My brief journey into minimalism
When the deal was underway to buy my new condominium loft, with its exposed pipes, stainless-steel fixtures, soaring ceilings, and white walls, I was ecstatic.
I was a single, first-time homeowner and wanted every square inch of my 800-square-foot dwelling to be an expression of my own taste and individuality. But I wanted to emphasize its basic loft features as well. I consulted books and magazines that specialized in loft décor. I found what I wanted in page after page of loft interiors with acres of bare hardwood floors, aesthetically unadorned walls, and shelves with a scattering of costly objects that had been carefully chosen and artfully placed.
When there were colors, they were splashes of reds, oranges, yellows, and blues. The kitchens were visual poems of stainless-steel appliances, sleek maple cabinetry, and slate countertops. And what more did you need in a bedroom than a crisply made bed - unadorned by head- or footboard - and alongside it, a nightstand with a lamp, a book, and a perfect orchid in a vase?
I immediately "got it," philosophically. Less really is more. Visually plain, stripped-down, and spacious surroundings signify a freedom from material possessions. Once free of outer clutter and distraction, you are free to explore the inner spirit. You could stare at the empty walls and project your imagination's own creations and inspirations onto them.
I'm signing on; I love this idea, I thought.
I began my journey into minimalism by getting rid of everything I didn't love and find essential - and the process was liberating. Out with all those long-unworn items of clothing. Out with the two rugs and lamp I bought on sale and never liked. Out with my worn, hand-me-down velour couch. The few pieces of new furniture I chose for the loft were plain and had clean lines.
After all of this ruthless paring-down, I knew I would be arriving at my new address armed with only the bare bones of my existence - but what more did I need?
When I got everything moved in and in place, my new residence was as bare and white and rectangular as a fresh bar of soap. But then I began to live in it.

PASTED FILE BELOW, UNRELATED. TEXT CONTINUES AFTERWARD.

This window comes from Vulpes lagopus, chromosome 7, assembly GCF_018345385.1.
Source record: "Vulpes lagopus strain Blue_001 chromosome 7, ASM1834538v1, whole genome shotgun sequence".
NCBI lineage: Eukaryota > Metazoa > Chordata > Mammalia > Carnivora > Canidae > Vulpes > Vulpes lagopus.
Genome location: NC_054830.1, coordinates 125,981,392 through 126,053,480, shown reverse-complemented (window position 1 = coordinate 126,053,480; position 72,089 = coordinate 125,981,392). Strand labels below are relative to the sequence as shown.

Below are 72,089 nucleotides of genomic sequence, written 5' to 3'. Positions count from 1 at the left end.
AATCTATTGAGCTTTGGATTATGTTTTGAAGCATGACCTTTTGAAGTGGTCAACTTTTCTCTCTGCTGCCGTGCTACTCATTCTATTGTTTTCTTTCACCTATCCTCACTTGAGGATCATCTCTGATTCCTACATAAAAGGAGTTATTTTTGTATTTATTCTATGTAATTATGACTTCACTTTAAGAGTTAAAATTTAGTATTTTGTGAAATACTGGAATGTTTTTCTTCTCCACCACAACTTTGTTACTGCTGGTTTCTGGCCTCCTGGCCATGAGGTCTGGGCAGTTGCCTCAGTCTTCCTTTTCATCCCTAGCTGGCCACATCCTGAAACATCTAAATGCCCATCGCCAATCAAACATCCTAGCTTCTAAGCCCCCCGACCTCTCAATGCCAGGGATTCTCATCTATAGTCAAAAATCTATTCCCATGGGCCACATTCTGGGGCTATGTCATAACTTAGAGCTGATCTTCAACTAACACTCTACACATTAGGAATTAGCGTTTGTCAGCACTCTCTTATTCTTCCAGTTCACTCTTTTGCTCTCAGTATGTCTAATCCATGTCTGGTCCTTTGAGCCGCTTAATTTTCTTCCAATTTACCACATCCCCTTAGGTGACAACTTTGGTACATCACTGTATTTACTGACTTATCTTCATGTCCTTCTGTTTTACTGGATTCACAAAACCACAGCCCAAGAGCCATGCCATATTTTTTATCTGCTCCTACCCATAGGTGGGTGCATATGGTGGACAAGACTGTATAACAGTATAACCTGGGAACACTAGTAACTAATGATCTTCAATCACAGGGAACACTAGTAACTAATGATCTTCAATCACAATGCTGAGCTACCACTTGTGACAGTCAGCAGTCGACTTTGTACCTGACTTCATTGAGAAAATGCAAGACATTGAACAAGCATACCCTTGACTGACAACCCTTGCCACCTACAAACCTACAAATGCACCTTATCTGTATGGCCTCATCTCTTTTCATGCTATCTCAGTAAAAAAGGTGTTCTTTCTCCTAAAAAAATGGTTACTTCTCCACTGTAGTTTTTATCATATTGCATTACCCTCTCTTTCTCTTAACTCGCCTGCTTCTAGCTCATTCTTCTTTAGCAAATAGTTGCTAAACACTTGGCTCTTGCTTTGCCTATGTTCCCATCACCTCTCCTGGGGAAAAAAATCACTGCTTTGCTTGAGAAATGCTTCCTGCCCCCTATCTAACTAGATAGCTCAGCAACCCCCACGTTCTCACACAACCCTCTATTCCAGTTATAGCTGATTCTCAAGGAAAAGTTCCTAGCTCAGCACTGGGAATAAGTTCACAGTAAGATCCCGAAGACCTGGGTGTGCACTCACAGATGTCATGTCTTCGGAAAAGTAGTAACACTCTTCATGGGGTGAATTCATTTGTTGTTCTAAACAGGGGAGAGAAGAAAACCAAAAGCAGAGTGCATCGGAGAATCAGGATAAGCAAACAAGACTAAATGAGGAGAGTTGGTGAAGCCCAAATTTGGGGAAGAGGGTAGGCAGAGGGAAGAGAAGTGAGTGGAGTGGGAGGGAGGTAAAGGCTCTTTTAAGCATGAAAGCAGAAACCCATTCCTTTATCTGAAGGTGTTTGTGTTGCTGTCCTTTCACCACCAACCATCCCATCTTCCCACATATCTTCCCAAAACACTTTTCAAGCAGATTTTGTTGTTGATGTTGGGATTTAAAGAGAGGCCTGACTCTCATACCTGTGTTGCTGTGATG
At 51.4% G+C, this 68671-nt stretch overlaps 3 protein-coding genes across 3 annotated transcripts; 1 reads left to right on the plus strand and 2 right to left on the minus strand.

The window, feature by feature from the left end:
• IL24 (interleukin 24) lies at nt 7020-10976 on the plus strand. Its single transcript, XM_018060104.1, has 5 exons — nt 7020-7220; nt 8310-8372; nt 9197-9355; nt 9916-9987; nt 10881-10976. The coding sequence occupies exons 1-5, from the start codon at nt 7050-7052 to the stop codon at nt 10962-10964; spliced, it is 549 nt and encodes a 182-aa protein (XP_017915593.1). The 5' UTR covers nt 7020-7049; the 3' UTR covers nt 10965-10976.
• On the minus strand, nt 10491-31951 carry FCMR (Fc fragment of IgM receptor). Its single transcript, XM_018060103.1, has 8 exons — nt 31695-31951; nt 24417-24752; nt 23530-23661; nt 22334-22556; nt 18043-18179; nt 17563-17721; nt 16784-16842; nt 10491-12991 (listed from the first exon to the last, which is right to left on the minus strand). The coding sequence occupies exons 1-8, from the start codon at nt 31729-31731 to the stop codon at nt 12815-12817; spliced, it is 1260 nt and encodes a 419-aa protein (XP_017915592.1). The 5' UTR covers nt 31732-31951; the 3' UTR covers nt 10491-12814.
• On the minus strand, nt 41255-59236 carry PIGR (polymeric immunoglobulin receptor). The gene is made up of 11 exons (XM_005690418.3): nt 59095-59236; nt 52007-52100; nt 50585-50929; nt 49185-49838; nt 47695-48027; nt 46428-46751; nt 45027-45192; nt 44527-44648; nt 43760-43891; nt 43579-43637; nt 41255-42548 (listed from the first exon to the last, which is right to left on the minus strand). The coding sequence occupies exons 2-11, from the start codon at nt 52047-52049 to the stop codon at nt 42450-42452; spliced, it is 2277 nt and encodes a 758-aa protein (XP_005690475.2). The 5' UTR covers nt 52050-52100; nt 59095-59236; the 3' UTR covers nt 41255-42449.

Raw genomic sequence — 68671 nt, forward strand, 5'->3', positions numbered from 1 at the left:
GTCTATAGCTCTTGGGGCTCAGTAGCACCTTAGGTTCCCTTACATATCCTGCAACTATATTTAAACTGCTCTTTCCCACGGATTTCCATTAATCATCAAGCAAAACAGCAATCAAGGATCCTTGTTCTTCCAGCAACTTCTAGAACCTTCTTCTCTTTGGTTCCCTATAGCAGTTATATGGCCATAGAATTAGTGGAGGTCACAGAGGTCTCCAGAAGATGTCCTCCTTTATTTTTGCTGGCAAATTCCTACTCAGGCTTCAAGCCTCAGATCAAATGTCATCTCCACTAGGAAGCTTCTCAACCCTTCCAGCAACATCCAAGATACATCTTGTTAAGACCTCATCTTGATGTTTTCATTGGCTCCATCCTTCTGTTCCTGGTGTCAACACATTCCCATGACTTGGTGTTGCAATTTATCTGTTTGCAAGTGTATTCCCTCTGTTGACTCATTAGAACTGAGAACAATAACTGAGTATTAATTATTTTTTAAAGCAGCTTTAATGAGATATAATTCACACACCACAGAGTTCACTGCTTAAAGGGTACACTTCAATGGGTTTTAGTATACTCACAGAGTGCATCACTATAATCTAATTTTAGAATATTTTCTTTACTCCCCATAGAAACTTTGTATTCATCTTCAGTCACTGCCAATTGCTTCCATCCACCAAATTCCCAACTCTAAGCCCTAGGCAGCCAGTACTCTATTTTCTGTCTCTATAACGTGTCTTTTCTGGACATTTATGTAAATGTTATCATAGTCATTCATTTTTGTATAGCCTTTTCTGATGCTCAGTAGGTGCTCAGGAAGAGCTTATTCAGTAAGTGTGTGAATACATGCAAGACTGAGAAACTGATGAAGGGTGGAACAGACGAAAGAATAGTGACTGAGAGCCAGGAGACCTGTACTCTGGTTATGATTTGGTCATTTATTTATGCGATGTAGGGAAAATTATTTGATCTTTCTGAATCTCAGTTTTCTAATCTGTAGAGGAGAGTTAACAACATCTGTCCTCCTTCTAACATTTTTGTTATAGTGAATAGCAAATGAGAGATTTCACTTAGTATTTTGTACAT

The paperback books that began to collect on my bookshelves were the first signs that I might fail at pure minimalism. There were too many of them, and they were stacked way too high to be considered aesthetically pleasing.
My family photos were all wrong, too. First of all, they were in color and not the stark black-and-white compositions with the six-inch-wide matting favored by the loft dwellers featured in magazines. They were, instead, kind of corny, kind of gauche, unloftlike.
I also had too many plants, and none was big enough, leafy enough, or treelike enough to perch in a corner and create shadowy drama.
As much as I wanted to walk into a place as clutter-free and cavernous as a skating rink when I got home from work, there were tell-tale signs that wasn't going to happen: a teapot and cup on my dining room table, two comforters on the couch, a scattering of catalogs that I'd fallen asleep reading the night before - all signs that showed me my style was probably more cozy than contemporary.
Also, a fact I must reluctantly face is that most loft-dwellers are younger than I am and do not spend as much time in their lofts as I do in mine. They are probably out dancing in crowded clubs or backpacking through Nepal - not watching reruns of "West Wing" or messing up their kitchens making tortellini soup. I imagine their lofts to be functional way stations to house them for brief intervals between adventures, while mine is home sweet home (but no cross-stitched samplers, please).
Even though it's not a state-of-the-art, austerely cool gathering place for urban hipsters, I love my home. I love the light that streams through the high, wide windows. I love the small deck off my bedroom. I even love my over- burdened shelves, overstuffed organizing baskets, and the marvelous mess on my desk.
All this stuff makes me feel that, this time, I really did carry out my original goals. Even though I had to ignore - and sometimes outright defy - the sacred codes of loft design to do it, every square foot of this place is me.